The Blue Jay
Today I was driving down a road in my neighborhood when I saw a bird in the road making an odd movement. It looked as if it was rocking back and forth in the street but the motion was not natural. I drove passed it but turned around to see if it was okay. I pulled the car over and got out hoping with each step that the bird would fly away. Yet as I approached, its eyes met mine and kept them even though I was soon standing over it. Something was wrong with its legs. Its feet were curled up and it was rocking to and fro trying to get its legs underneath its body.
It was a blue jay. It didn’t make much protest of my presence and I knew I should get it out of the street to keep it from getting hit by a car. Sometimes birds fly into windows and are knocked temporarily unconscious or dizzy but then recover to fly away. Its beak was long and pointed and I knew that if it was scared it might try to peck my hand if I picked it up. I walked back to the car, upset because I didn’t know what to do and found a paper towel to wrap around it. I went back and reached down to pick up the bird from behind, careful to hold its wings in place as I learned in the past. It didn’t resist me; it only made a few chirps and then silently opened and closed its mouth, still staring at me. I walked with it cradled securely in my hand talking softly to it, asking what was wrong and what should I do. Looking around for a proper place to let it rest I saw nowhere safe; to the left a cat lay stretched on a porch that would know in an instant that injured prey lay nearby. I held it, looking at it looking at me, its dark brown eyes not wild with fear yet watching me to see what I would do next.
I didn’t want to continue holding it as I was hoping that if given a moment to rest it would recover. I thought hard for at least five minutes about what my options were, beginning to cry as I felt helpless to the situation and pity for the bird. A wildlife recovery facility I knew of was housed in Town and Country Mall, which has since been demolished. I set it on the ground beneath a bush and prayed for it to get on its feet and fly away. Instead it toppled over on its face getting soil on its feathers. I began crying again and quickly gathered it back up as I knew I could not just leave it laying there to struggle. I wished for the strength to break its neck but I knew I could never bring myself to doing such a thing, even to end its misery. Continuing to hope for the best I sat with it in someone’s yard, placing it on the grass next to me. It sat there not even trying to move any longer and slowly leaned to its side. I cried and prayed for a miracle or an end saying out loud, “Come on!” and truly believing it could happen if I thought hard enough. Instead its legs straightened out behind it and its eyes looked away from me and its breathing slowed then stopped. In a moment I knew it was dead.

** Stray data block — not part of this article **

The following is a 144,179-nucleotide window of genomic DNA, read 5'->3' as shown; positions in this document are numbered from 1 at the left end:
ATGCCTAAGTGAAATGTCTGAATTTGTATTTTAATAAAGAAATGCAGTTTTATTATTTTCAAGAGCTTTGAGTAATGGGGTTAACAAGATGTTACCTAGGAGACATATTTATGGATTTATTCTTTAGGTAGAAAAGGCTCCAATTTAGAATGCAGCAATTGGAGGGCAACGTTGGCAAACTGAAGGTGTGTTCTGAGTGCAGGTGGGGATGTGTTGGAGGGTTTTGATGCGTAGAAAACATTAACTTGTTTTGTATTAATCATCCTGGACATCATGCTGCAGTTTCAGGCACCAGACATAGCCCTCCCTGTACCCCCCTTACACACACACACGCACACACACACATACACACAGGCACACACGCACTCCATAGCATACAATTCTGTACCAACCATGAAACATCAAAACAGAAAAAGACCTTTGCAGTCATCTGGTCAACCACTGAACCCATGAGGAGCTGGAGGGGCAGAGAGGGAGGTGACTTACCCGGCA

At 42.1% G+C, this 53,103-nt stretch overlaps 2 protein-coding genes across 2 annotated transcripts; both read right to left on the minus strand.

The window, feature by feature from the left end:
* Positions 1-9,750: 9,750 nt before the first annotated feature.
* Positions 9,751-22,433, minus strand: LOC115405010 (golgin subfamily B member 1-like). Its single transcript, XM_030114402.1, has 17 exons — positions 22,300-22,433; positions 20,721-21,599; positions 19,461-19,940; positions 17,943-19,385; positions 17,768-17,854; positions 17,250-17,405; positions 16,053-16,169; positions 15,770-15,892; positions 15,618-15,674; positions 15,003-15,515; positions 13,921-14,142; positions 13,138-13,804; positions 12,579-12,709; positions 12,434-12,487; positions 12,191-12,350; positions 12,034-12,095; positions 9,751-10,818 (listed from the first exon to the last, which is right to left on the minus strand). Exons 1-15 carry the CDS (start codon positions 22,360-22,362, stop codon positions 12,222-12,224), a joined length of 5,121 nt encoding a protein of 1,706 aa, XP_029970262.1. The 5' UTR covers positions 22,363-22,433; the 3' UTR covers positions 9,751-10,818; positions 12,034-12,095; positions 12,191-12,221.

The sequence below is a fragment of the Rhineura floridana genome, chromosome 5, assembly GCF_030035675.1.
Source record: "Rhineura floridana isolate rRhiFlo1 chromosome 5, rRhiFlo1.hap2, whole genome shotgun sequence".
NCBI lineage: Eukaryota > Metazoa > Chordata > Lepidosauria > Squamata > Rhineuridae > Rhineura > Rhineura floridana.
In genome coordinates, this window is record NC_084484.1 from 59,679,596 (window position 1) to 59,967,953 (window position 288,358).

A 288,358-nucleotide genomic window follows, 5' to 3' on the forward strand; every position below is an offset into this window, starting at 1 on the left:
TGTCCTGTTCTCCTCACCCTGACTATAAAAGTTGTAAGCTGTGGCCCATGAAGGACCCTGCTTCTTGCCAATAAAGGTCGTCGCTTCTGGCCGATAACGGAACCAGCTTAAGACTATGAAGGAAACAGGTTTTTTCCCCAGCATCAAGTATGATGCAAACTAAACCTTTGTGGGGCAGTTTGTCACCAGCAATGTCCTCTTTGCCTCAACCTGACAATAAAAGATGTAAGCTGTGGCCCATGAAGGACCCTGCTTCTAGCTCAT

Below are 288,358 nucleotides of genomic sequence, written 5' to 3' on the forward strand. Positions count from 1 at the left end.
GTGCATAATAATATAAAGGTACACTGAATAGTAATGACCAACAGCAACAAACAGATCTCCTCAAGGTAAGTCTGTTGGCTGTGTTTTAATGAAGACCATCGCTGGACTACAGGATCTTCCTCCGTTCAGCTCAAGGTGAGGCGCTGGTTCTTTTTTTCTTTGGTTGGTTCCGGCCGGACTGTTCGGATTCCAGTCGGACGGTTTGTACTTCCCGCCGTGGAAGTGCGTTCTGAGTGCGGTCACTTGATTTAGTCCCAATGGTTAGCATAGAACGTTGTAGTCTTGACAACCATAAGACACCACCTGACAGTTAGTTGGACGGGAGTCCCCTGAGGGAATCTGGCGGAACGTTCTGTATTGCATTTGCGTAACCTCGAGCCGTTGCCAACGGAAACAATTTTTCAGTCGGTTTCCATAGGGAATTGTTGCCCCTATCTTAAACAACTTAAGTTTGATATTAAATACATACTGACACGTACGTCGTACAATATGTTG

The eyes narrowed and the wind rustled through its beautiful feathers. I covered it with the napkin once again and sat with it for a minute in sadness and wonder of why I had just experienced the creature’s death. I knew that if I were the bird I would feel relief at not dying alone in the street but with someone mourning my suffering next to me, even if I didn’t know who they were. I felt lucky to have been there for the bird but torn inside as to what to do next. Whispering something to the body I carried it to a flowerbed and placed it on the ground between breeds of domesticated wildflowers. I was still shaken as I drove away.